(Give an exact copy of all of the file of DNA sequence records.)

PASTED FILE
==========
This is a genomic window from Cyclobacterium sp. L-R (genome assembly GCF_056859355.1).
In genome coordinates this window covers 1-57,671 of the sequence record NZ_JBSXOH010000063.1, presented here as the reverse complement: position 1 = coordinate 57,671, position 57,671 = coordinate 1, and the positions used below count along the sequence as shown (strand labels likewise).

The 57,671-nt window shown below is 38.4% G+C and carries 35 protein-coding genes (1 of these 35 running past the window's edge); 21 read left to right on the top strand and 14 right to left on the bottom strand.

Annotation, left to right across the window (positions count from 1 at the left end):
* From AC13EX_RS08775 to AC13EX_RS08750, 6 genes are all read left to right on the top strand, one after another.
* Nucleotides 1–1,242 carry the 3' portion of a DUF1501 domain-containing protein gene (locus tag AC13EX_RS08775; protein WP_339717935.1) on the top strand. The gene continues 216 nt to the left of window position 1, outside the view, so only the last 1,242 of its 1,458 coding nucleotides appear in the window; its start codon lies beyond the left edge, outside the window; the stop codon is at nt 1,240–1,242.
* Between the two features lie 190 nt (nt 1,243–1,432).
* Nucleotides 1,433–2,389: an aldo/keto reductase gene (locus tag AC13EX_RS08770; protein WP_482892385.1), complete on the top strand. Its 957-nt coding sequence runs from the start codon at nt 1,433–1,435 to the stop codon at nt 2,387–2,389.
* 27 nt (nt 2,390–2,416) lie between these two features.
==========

This is a genomic window from Cyclobacterium sp. L-R (genome assembly GCF_056859355.1).
In genome coordinates this window covers 1-57,671 of the sequence record NZ_JBSXOH010000063.1, presented here as the reverse complement: position 1 = coordinate 57,671, position 57,671 = coordinate 1, and the positions used below count along the sequence as shown (strand labels likewise).

The 57,671-nt window shown below is 38.4% G+C and carries 35 protein-coding genes (1 of these 35 running past the window's edge); 21 read left to right on the top strand and 14 right to left on the bottom strand.

Annotation, left to right across the window (positions count from 1 at the left end):
* From AC13EX_RS08775 to AC13EX_RS08750, 6 genes are all read left to right on the top strand, one after another.
* Nucleotides 1–1,242 carry the 3' portion of a DUF1501 domain-containing protein gene (locus tag AC13EX_RS08775; protein WP_339717935.1) on the top strand. The gene continues 216 nt to the left of window position 1, outside the view, so only the last 1,242 of its 1,458 coding nucleotides appear in the window; its start codon lies beyond the left edge, outside the window; the stop codon is at nt 1,240–1,242.
* Between the two features lie 190 nt (nt 1,243–1,432).
* Nucleotides 1,433–2,389: an aldo/keto reductase gene (locus tag AC13EX_RS08770; protein WP_482892385.1), complete on the top strand. Its 957-nt coding sequence runs from the start codon at nt 1,433–1,435 to the stop codon at nt 2,387–2,389.
* 27 nt (nt 2,390–2,416) lie between these two features.